Here is fairly short notice of a film seminar run by the Victoria University Continuing Education department. The Terrifying Wonder of Science Fiction Cinema will be conducted by Sean Redmond, a senior lecturer in Film at Victoria University, on Saturday 6 May, 9.30am – 4.00pm. The seminar aims to define and explore science fiction cinema. It will begin with a film screening and then go on to explore the dominant themes, styles, and pleasures of a number of seminal science fiction films. Film Society members qualify for the $49 discount fee. The link takes you to the full description of the course, and includes a link to the enrolment page.

You will remember last month we said that there was to be a southern hemisphere premiere of Kenneth Anger’s most recent film MOUSE HEAVEN (2004) at the NZ Film Archive. It will be presented by Alice L Hutchison, author of Kenneth Anger: A Demonic Visionary, at 7.00pm on Thursday 11 May. Entry is by koha.

Also of interest at the Film Archive, four programmes of short films from Germany presented in association with the Goethe Institut under the general title Short & Sweet II, screening between 5 and 13 May. 100 years ago, all films were short. Even in the sixties, young talents like Rainer Werner Fassbinder, Werner Herzog and Wim Wenders were initially presented to the public with short film works. Internationally, German short films have occupied a leading position for many years. The countless awards won at international festivals are an obvious indicator of their success. The first series of SHORT & SWEET received an overwhelmingly positive response. This second series consists of a cross-section of the most outstanding and innovative short films made in Germany in recent years. They are divided into four thematic sections.

The Wellington Film Society is very grateful to the Paramount for making their facilities available at a very reasonable rate. It is in all our best interests to support the cinema by purchasing food and drinks from the bar on our screening nights, and attending the films that screen as part of their public programme.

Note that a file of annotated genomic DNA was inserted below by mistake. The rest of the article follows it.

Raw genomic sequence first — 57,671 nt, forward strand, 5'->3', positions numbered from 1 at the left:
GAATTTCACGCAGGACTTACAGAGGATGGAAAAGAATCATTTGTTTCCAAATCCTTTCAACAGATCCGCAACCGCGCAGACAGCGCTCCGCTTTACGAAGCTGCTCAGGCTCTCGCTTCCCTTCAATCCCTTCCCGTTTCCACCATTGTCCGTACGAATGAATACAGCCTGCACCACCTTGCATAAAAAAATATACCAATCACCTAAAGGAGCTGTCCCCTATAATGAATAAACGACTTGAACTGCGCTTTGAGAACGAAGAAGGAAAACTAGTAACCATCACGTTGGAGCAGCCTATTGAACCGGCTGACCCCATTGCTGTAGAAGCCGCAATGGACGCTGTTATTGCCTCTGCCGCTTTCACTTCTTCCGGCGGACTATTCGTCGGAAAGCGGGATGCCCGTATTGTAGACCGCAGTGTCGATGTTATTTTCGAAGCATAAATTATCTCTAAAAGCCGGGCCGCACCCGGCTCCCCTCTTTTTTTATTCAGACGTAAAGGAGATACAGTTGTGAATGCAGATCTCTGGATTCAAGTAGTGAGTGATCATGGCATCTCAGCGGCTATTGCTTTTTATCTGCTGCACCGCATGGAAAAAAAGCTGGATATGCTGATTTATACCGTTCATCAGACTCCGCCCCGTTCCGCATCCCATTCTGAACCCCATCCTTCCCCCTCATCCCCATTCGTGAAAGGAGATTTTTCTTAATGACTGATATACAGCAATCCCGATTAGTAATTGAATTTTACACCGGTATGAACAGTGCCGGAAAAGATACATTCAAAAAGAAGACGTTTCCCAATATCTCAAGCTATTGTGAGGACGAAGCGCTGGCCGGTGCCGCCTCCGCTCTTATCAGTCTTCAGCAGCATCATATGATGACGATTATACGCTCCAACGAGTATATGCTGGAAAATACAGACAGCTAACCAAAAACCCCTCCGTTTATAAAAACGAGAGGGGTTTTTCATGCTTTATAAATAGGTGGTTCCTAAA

Coming to the Paramount in May:

11 May: THE PROPOSITION (John Hillcoat, Australia 2005). Returning from the recent World Cinema Showcase, it’s an arrestingly savage vision of British colonial ‘civilisation’ pitted against white outlaws and rebellious aboriginal slaves.

May 18 sees the opening of the ANPFIFF FOOTBALL FILM FESTIVAL, arrange
d by the Goethe Institut to tie in with the Soccer World Cup which is being held in Germany this year. The Director of the Goethe Institut, Christoph Mucher, initially mentioned this festival to me as a Film Society project but I could not see how we could give justice to the many features and shorts involved in our once a week time slot. Rather than chose just a few of the titles on offer I suggested that he talk to the Paramount – hence the festival in its present form. Some of the other film societies in the country have chosen a title or two.

Also commencing 18 May: DON’T COME KNOCKING (Wim Wenders, France/Germany/USA 2005). Another return from the World Cinema Showcase. 21 years after collaborating on PARIS, TEXAS, Wenders and Sam Shepherd revisit similar themes and fashion another visual ode to the natural splendour – and faded glory – of the American West.

25 May: GRIZZLY MAN (Werner Herzog, USA 2005). This was in last year’s Wellington Film Festival. Self-taught naturalist Timothy Treadwell spent 12 summers living in the wilds of Alaska, obsessively filming the activities of grizzly bears. He was eventually killed by one of the beasts. Herzog delves into the wilful romanticism of Treadwell’s quest, drawing extensively on the 100 hours of extraordinary footage he left behind.

Also 25 May: NEIL YOUNG: HEART OF GOLD (Jonathan Demme, USA 2006). A concert film with a touch of melancholy. Neil Young, diagnosed with a potentially fatal brain aneurysm, wrote and recorded the songs for his recent album Prairie Wind in the four days before his surgery. Post-surgery, he called Demme and said he wanted to make a film – this film – which showcases the first public performances of the songs on the new album, and some of his classics.

See you at the movies.

David Lindsay
E-mail: FilmSociety@gmail.com